Advancing responsible AI innovation to help resolve patient disparities.
A lack of diversity in clinical trials can have serious implications for underrepresented populations as everyone reacts differently to medication. However, improving diversity isn’t going to happen on its own. It must be intentionally and proactively addressed in all realms of research, including the technology that patients use during the trial. As artificial intelligence (AI)-powered technologies become increasingly entrenched in drug research and are put in the hands of more patients, they become a critical avenue to making clinical research more inclusive.
Ensuring that algorithms are built with a diverse data foundation and holding the AI industry accountable to rectify biases will help encourage participation from diverse patients and foster trust in clinical research.
The capabilities of AI that make it so promising to improve clinical research, such as automated data mining, predictive analytics, and augmented decision-support, are the same that can cause it to do more harm than good if not built on quality, diverse data. But not all AI in clinical trials carry the same weight. For example, an improperly trained algorithm used to help gauge patient engagement could misreport data around dropout rates, which can lead to frustrating operational inaccuracy that could be fixed and doesn’t impact patient safety.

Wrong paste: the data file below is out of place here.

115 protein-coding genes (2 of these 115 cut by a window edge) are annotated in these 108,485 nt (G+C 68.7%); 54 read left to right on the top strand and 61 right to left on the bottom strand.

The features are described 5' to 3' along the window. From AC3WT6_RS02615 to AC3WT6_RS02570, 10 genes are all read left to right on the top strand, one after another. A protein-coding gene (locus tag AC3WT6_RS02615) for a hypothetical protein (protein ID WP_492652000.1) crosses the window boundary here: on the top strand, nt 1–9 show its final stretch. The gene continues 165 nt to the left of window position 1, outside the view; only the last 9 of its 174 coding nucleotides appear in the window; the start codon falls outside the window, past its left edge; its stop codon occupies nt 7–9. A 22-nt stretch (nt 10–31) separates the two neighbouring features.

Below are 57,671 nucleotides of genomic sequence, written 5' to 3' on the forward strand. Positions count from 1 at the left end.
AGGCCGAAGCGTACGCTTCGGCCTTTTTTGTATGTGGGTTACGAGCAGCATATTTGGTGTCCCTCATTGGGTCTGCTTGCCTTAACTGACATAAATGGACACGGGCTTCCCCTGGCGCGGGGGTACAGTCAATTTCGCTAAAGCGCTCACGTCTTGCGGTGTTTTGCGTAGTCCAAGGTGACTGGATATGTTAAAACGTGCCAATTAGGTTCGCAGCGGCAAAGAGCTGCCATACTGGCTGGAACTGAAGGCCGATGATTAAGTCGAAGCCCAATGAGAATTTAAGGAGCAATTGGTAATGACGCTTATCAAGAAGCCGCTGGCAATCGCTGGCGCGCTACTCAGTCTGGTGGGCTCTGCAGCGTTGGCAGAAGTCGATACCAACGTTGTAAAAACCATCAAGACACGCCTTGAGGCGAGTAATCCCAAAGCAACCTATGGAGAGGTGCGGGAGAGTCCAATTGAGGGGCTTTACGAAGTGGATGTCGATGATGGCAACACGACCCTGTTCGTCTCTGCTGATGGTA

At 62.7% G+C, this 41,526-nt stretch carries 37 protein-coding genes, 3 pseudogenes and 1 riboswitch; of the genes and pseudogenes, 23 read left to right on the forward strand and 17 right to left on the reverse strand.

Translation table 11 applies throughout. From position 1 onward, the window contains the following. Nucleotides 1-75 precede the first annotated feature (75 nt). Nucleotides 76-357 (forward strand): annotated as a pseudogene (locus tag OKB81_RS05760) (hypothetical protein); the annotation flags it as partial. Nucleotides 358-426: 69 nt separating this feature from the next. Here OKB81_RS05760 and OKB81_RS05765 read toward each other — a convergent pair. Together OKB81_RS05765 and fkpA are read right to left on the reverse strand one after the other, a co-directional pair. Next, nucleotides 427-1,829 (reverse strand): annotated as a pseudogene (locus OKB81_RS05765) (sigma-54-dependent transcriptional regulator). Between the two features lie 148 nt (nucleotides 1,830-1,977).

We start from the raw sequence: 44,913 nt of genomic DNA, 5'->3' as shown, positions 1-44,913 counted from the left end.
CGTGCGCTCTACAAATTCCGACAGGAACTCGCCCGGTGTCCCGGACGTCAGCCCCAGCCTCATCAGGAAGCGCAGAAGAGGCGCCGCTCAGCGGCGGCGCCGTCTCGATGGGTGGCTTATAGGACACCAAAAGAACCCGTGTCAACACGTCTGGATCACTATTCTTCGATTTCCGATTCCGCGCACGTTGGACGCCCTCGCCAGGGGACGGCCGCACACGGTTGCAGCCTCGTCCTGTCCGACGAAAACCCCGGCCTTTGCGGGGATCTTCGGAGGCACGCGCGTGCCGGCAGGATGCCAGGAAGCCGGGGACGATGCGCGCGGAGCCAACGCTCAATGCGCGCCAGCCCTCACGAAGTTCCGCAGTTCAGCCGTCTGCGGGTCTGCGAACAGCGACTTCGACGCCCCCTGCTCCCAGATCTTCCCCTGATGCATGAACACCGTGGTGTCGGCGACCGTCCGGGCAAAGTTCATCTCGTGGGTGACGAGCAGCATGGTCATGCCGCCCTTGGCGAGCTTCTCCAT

On the other hand, the stakes can be much higher. If a clinical trial deploys a facial recognition algorithm to confirm depression patients’ adherence to their medication that promises to work with all patients, but in practice, it doesn’t work on those with darker skin, it could lead sponsors to act on misleading efficacy data. This ultimately can cause serious, long-term consequences when that depression drug is deployed in real-world scenarios—those with darker skin would be taking a medication that wasn’t vetted in the same way it was for white patients, potentially putting them at serious health risk.
For the sake of ethics and sound drug development, we need to establish processes that safeguard the quality of our datasets and confirm data is representative of the intended population.